The Fight Against Sprawl

Everyone "knows" our American cities are blighted by "sprawl."  In the old days, cities were built with a certain regard for aesthetic qualities and the human scale-as anyone knows who has visited the cities of Europe.

In the United States our neighborhoods are cut in two by gigantic roaring freeways, and cities sprawl out with low-density development at the bidding of the automobile and the commercial strip developer.

What is needed is some sort of rational control of sprawl to preserve the human scale and to prevent the bulldozing of open space and irreplaceable farmland into the maw of the insatiable developer.

With mass transit and with rational planning for "smart growth" driven by urban planners instead of developers we can begin to reverse the damage done to the urban landscape by a century of uncontrolled development driven by the demand of the almighty dollar.
That's the conventional wisdom out there in liberal land.  You can find it in Visalia, California, where the City Council is considering using "Ahwahnee principles" to control development.

Then there's "Smart Growth 54923" in Berlin, Wisconsin, formed to fight the relocation of the local Wal-Mart.  According to M.A. Binder:
"Wal-Marts are a monopoly. They are about greed."
These "smart growth" activists are actually the third wave of anti-sprawl reformers, according to Robert Bruegmann in Sprawl: A Compact History. Bruegmann is a professor of art history and urban planning at the University of Illinois in Champaign-Urbana.  He finds the great and the good have always worried about urban sprawl, and they usually worry about it during an economic boom.  But while they absolutely hate today's sprawl, they often love yesterday's sprawl and fight to preserve it.

Anyway, what exactly is sprawl?  Does it mean the 10-acre exurban estates of people who can afford a real mansion landscaped tastefully into a grove of trees?  Or does it mean McMansions built in large developments convenient to the stores and offices at a nearby regional mall?  What about the hip people gentrifying a run down neighborhood?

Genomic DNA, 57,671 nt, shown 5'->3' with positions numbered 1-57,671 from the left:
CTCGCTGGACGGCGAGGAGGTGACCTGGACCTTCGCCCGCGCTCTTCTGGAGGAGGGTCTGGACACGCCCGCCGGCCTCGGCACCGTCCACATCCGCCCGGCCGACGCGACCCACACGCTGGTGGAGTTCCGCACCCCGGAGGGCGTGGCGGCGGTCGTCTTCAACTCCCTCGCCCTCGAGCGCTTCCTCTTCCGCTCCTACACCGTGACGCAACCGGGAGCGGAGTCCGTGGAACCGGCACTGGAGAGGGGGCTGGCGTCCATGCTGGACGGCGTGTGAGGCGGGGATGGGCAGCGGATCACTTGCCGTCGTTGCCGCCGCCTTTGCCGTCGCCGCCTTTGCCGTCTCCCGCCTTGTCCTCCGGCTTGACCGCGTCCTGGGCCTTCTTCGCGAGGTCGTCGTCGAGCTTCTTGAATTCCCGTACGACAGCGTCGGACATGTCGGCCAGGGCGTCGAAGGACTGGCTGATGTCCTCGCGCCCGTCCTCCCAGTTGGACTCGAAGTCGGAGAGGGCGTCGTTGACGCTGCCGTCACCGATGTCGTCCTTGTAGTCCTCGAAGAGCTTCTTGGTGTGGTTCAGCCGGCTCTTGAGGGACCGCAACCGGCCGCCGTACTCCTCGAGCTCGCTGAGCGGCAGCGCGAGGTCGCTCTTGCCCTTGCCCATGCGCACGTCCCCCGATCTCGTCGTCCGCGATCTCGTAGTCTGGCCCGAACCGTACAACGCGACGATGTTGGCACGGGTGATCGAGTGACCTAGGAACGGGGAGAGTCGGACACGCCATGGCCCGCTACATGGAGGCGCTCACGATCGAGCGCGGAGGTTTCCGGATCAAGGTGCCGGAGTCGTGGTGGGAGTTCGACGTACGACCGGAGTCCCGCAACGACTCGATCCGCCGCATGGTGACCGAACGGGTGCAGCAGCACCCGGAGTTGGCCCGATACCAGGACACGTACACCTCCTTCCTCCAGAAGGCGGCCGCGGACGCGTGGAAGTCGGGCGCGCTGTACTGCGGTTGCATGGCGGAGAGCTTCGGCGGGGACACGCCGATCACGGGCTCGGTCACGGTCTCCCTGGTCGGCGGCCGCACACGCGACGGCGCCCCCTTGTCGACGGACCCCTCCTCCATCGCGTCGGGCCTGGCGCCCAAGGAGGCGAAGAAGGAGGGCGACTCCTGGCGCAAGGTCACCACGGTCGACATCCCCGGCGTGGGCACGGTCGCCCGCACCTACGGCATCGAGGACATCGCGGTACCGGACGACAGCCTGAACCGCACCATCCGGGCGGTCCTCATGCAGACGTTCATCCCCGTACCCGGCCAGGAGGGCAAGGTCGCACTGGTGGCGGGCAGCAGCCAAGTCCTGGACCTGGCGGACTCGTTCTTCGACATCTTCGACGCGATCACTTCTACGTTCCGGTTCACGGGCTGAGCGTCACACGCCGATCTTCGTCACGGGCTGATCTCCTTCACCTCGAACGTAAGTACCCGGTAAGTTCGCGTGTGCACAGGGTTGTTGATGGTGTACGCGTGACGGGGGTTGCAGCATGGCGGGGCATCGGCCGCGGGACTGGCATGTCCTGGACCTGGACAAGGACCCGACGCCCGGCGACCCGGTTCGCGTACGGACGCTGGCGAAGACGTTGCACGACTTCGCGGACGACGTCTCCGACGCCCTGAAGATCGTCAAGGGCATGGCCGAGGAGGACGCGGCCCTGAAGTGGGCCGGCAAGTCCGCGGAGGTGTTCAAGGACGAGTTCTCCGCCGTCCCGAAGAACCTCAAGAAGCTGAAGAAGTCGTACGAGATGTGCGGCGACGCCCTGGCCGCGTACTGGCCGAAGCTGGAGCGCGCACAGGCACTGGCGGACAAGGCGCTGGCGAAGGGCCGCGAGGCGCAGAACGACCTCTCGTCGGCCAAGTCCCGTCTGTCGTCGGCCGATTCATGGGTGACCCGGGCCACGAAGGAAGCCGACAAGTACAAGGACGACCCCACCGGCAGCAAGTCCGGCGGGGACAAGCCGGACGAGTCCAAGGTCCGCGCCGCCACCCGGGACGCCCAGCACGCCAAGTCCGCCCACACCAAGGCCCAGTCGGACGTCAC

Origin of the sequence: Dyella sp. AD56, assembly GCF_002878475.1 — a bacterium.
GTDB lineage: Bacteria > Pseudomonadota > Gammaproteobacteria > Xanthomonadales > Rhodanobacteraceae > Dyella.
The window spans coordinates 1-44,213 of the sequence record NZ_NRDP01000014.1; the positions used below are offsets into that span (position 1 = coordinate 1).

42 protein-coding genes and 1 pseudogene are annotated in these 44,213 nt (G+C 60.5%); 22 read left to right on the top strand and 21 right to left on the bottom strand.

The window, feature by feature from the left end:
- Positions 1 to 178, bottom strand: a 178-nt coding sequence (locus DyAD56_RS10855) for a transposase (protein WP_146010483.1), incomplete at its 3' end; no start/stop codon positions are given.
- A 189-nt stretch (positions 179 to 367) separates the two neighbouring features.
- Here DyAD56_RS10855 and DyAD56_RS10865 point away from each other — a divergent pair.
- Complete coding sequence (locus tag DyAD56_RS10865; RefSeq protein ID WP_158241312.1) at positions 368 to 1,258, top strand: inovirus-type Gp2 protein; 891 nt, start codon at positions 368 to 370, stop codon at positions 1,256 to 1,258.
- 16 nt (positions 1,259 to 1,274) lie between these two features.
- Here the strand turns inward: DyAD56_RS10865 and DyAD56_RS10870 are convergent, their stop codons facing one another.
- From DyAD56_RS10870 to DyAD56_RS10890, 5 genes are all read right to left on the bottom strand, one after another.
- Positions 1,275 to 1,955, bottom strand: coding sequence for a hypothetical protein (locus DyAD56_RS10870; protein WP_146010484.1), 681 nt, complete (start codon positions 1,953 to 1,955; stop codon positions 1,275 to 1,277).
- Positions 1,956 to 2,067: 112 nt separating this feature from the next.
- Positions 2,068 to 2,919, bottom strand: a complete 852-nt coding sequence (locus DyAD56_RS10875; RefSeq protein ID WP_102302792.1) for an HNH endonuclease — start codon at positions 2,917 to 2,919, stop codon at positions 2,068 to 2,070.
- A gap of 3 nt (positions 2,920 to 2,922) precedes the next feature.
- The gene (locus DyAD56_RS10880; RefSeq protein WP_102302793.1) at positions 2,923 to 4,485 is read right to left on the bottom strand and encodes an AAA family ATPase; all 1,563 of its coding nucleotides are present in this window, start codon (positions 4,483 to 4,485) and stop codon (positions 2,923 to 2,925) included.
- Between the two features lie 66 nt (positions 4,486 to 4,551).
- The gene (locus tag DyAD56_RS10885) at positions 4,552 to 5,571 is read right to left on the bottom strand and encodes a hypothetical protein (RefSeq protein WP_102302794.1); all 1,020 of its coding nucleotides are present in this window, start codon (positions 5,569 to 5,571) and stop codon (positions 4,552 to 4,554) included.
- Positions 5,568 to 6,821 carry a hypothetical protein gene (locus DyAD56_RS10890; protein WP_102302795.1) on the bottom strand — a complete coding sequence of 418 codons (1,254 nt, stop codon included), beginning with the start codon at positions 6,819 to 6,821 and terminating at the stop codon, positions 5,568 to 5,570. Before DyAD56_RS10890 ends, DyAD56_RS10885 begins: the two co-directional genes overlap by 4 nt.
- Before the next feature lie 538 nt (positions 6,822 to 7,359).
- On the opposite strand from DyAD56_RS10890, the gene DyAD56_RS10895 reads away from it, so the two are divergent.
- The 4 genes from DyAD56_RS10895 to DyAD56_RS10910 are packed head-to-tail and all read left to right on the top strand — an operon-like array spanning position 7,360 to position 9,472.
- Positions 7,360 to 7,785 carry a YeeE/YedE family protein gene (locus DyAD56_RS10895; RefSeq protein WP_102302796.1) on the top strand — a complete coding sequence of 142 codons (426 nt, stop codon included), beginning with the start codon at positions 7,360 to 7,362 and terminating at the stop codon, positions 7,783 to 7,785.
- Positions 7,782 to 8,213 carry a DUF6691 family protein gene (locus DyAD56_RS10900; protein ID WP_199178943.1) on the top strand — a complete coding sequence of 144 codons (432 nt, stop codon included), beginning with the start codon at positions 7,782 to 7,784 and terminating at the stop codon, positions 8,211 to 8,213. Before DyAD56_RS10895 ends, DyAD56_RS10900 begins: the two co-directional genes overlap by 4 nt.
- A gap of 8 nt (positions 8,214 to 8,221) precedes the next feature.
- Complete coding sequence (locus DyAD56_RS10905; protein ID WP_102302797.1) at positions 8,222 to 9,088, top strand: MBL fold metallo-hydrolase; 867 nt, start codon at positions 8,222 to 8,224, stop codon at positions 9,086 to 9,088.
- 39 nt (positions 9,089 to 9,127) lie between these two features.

After gentrification, the population density in hip neighborhoods is invariably lower than when the neighborhood was a bustling working-class community.   Does that count as sprawl? Bruegmann twinkles that
"Sprawl is subdivisions and strip malls intended for middle- and lower-middle-class families."
But at least you can escape sprawl by moving to Europe, right?  Sorry, advises Bruegmann.  It's already too late.

Take the quintessential European city: Paris.  Did you know that the population density in the central arrondissements has been declining for a century?  It reached 200,000 people per square mile in the mid-nineteenth century, but is now down to 75,000 per square mile. Of the total of 10 million people in the Paris region, the vast majority live in suburbs and exurbs-beyond the violent public-housing estates - in single-family homes - and commute from suburb to suburb in their cars.

And that is not all.  Did you know that Europeans don't use buses and trains nearly as much as they use cars?  Back in 1950 European bus, rail, and auto use each stood at about 200 billion passenger-kilometers per year.  Today, bus and rail use is about the same as fifty years ago.  But automobile use is up by an order of magnitude, at 3,500 billion passenger-kilometers per year, in good old mass-transit friendly Europe.